Farm Progress

Sometimes everything is self-serve

Jeff Ryan 1

June 6, 2014

11 Min Read

After a winter that dragged on and on for what seemed like forever, we had a spring that also seemed to run way longer than a season should. All that snow (more than 60" this winter) was followed by no shortage of moisture this spring. No surplus of heat showed up with the rain, either. That meant planting was a lot later than usual.

This year, we managed to get the vast majority of our acreage planted in a reasonable time compared to last year. Handling of the actual seeds is a bit different these days than it was ten years ago. It's not a matter of lugging 50- or 60-pound bags of seed around and filling small boxes on each row of the planter with seed. Now the seed comes in bulk containers, either a plastic box that's about 45" wide by 57" long by 65" tall or in giant plastic-canvas bags that hold about the same amount without all the structure of a box. The jumbo bags usually arrive on a pallet and have loops on all four corners where you can take the tines of your pallet fork and put them through the loops and then lift the jumbo bag into position. A small rope is untied underneath and the small closure is unleashed so that the entire contents of the bag empty out in a matter of seconds.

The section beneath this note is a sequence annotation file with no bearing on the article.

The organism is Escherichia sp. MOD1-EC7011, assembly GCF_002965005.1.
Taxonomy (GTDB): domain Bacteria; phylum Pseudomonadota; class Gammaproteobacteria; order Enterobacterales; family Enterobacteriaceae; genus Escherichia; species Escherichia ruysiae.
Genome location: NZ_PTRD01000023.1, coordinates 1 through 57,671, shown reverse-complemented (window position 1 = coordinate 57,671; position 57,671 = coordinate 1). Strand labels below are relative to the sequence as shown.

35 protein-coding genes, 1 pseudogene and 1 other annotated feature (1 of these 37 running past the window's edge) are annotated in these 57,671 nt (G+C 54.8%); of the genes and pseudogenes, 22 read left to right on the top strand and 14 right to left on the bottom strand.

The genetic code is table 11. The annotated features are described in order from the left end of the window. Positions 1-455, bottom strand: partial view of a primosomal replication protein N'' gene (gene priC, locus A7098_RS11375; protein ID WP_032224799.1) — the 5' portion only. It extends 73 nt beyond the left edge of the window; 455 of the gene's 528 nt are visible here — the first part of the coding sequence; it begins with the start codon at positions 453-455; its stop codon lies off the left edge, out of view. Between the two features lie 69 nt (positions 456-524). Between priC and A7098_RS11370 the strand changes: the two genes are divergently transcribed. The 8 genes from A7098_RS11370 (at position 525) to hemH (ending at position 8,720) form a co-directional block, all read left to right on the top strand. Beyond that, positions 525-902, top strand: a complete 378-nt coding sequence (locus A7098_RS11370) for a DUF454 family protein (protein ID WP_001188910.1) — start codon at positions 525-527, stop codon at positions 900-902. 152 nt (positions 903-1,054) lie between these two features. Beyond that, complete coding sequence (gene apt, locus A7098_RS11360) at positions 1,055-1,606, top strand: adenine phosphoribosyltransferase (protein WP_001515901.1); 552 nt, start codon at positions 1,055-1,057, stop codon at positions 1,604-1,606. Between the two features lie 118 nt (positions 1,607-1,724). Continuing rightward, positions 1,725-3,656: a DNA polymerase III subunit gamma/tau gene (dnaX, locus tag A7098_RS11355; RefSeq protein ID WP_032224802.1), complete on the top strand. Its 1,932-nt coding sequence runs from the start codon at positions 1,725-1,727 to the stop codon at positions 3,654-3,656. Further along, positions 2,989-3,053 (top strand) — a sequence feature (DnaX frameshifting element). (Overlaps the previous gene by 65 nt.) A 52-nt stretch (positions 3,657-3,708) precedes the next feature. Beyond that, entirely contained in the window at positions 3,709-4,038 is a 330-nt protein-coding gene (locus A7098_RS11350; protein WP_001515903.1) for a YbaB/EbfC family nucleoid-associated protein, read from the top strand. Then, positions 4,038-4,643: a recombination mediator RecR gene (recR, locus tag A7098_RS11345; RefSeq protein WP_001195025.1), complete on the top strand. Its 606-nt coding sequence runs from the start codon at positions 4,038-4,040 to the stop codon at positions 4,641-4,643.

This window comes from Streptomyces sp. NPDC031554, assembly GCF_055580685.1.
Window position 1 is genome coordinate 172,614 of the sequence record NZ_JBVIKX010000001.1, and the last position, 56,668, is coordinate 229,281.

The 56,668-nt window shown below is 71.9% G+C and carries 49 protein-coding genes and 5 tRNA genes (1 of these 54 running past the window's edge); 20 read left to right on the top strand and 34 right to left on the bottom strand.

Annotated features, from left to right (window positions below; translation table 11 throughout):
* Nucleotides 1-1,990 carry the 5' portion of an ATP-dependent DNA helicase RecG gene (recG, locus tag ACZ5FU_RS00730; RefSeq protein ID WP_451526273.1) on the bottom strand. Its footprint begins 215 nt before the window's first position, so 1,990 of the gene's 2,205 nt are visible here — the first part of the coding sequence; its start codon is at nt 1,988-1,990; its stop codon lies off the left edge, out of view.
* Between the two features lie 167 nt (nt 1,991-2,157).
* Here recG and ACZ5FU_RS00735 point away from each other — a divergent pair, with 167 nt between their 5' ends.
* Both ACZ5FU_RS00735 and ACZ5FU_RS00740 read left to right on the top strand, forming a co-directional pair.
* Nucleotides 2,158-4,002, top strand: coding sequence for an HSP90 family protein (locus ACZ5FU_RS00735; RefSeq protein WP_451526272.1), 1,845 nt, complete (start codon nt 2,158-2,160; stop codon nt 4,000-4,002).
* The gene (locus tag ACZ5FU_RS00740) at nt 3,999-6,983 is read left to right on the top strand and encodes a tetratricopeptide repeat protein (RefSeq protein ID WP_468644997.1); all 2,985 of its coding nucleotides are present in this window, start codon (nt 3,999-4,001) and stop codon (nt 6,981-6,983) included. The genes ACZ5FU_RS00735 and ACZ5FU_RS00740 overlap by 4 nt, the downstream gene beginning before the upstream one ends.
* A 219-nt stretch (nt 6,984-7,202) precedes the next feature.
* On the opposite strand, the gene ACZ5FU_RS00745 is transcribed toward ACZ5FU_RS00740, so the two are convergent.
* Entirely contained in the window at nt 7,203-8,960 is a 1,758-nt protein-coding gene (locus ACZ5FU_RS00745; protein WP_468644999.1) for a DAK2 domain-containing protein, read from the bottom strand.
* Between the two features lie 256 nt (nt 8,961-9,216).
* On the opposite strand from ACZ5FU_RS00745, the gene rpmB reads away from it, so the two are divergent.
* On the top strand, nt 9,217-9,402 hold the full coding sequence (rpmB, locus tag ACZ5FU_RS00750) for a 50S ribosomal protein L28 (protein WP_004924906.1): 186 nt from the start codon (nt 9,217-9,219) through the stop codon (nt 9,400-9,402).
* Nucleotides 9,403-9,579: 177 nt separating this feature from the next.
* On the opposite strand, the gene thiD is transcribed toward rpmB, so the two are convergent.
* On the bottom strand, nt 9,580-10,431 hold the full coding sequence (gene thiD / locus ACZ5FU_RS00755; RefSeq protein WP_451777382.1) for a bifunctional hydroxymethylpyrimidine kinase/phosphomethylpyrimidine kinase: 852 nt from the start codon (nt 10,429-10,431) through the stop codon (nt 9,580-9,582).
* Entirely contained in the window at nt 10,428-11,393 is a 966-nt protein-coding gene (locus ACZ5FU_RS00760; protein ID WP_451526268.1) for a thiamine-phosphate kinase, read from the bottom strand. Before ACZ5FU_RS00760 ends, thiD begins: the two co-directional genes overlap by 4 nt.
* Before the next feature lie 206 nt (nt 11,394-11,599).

Think about that for a moment. Roughly 2500 pounds of seed shows up in a matter of ten or fifteen seconds. That's kind of like having an eight-inch-diameter nozzle on the end of the ketchup spigot at McDonald's. It's almost nuts.

An eight-inch-nozzle on the Blizzard machine at Dairy Queen? That's engineering brilliance. I'd include actual scoop shovels instead of dinky spoons in the toppings bins, too, but that's just me.  

So instead of dumping 2500 pounds of seed all at once into a single planter box, or cleaning up the mess from putting it on the ground and transferring it to the machine, our industry invented bulk seed handling devices. We got one of these a few years ago.